Obama looks to issue many regulations before leaving office

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The Obama administration unveiled its semiannual regulatory agenda on Thursday, detailing the rules that federal agencies will make top priorities in the next year.

The White House is notorious for releasing its Unified Agenda on the cusp of a holiday when most people are headed out of town to celebrate the long weekend. The release of the spring 2015 edition was no exception, coming one day before the long Memorial Day weekend.

The lion’s share of the actions appear to be regulatory holdovers from previous agendas, as the administration works to finalize as many of the rules currently in the pipeline as possible before Obama leaves office.

{mosads}The Environmental Protection Agency listed an August deadline to finalize its carbon emission regulations for existing power plants, and the Food and Drug Administration has given itself until June to issue its deeming regulations for all tobacco products, including e-cigarettes and cigars.

The Consumer Product Safety Commission’s new safety standards for off-road vehicles are on track to be finalized by September. The new requirements are expected to include lateral stability measures, vehicle handling requirements and speed controls to keep vehicles from rolling over and crushing their drivers.

The administration, however, declined to add some proposals to its to-do list, despite pressure from outside groups. For instance, a proposal from financial reform advocates for regulations requiring corporations to disclose their political spending did not make the cut at the Securities and Exchange Commission. The measure was included on the agency’s 2013 agenda but later abandoned amid fierce pressure from business groups and congressional Republicans. Groups had renewed their calls for the SEC to revisit proposal, but the item does not appear on the agency’s 2015 plan.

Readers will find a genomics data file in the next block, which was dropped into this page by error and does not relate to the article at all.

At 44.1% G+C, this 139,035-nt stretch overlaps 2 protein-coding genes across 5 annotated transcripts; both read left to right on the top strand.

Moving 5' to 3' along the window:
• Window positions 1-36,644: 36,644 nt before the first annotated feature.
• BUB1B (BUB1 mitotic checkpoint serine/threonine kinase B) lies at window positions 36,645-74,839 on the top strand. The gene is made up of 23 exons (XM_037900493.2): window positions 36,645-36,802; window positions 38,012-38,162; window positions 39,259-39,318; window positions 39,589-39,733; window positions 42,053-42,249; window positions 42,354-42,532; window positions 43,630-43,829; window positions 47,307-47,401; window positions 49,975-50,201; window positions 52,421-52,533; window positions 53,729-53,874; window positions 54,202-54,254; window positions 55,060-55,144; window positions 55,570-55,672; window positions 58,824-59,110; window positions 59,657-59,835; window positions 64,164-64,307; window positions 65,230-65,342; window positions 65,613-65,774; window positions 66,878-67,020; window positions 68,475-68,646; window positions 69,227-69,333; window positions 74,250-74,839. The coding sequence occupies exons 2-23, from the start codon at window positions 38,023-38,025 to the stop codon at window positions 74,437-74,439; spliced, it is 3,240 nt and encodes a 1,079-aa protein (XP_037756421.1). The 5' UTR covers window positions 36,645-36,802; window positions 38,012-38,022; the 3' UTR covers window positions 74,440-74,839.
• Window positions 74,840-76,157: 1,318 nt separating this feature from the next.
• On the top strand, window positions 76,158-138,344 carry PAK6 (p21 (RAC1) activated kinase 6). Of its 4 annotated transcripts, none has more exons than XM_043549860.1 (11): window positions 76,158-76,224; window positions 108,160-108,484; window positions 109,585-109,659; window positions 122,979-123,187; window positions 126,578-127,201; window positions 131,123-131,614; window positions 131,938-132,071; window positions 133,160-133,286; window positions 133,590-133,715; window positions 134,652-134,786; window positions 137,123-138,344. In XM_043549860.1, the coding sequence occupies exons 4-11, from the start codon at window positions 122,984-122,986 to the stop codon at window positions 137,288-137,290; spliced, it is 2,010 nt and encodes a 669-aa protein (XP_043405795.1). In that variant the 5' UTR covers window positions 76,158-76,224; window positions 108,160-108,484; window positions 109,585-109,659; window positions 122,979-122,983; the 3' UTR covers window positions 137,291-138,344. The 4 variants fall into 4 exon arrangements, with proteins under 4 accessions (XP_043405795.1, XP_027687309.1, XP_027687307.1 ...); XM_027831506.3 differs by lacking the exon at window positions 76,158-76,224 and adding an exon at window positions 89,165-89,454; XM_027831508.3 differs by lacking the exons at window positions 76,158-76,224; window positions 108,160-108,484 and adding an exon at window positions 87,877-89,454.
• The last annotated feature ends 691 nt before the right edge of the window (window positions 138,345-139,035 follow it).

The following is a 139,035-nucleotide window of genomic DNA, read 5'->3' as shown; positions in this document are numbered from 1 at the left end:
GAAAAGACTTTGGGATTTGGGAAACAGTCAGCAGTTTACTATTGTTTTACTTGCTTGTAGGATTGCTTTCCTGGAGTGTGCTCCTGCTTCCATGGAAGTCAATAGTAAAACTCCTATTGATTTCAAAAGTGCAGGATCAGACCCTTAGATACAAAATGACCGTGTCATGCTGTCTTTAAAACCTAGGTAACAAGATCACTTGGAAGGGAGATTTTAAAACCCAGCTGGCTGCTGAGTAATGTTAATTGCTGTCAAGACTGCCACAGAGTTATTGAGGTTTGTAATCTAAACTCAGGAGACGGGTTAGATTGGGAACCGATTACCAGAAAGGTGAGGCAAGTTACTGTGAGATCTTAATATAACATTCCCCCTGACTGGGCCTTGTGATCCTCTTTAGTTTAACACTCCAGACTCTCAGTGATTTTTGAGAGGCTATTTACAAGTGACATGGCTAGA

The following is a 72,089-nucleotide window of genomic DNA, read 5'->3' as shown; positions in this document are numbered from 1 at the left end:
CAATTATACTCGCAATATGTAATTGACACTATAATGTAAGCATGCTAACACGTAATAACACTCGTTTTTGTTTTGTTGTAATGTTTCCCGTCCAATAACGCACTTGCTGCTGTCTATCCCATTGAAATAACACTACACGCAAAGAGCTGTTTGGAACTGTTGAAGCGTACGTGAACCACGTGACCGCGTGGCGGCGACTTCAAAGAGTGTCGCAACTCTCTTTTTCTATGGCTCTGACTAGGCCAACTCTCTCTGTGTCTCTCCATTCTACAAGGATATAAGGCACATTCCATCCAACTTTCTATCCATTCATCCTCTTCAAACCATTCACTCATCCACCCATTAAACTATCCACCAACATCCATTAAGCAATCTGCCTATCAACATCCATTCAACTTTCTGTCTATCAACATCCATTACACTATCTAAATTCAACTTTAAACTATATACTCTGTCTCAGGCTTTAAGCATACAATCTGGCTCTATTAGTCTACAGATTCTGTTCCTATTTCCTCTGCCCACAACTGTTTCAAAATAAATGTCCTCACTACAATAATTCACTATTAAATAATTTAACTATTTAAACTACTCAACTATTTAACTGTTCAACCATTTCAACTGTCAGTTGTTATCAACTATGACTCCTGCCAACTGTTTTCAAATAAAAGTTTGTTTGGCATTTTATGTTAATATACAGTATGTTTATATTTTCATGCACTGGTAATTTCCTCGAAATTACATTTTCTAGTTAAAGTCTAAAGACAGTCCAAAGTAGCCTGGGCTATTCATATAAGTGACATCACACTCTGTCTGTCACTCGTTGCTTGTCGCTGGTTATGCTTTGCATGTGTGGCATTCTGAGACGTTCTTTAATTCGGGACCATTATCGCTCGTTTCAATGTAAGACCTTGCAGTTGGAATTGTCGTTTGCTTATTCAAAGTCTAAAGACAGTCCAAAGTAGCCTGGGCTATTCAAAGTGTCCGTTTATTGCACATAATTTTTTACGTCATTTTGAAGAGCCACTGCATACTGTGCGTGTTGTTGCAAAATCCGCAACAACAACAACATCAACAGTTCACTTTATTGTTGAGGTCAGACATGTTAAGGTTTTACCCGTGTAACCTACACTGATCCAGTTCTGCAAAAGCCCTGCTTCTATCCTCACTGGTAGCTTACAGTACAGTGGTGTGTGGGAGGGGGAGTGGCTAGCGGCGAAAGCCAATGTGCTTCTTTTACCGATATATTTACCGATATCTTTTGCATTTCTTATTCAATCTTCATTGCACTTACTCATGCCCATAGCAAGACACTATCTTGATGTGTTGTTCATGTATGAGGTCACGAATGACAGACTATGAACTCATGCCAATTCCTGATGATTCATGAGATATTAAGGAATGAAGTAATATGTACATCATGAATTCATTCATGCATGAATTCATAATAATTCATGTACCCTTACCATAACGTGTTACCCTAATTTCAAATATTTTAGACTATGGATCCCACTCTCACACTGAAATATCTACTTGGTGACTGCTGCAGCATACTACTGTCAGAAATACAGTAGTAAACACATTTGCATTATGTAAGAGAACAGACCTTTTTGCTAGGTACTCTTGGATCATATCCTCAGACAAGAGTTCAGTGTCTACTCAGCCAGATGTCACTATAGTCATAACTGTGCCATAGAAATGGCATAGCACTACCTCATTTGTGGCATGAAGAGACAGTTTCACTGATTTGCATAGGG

Proponents of stronger health and safety rules cheered the release as evidence that the administration remains committed to finishing the work

“We are glad to see that the spring Unified Agenda includes so many important health, safety, and financial security protections,” said Lisa Gilbert, director of Public Citizen’s Congress Watch. “Too often, the release of this agenda is seen as a negative ­­— and the idea that regulations are somehow by their nature problematic is raised by corporate interests. The release of the agenda is a good moment to reflect on the importance of implementing the laws intended to protect the public via regulation.” 


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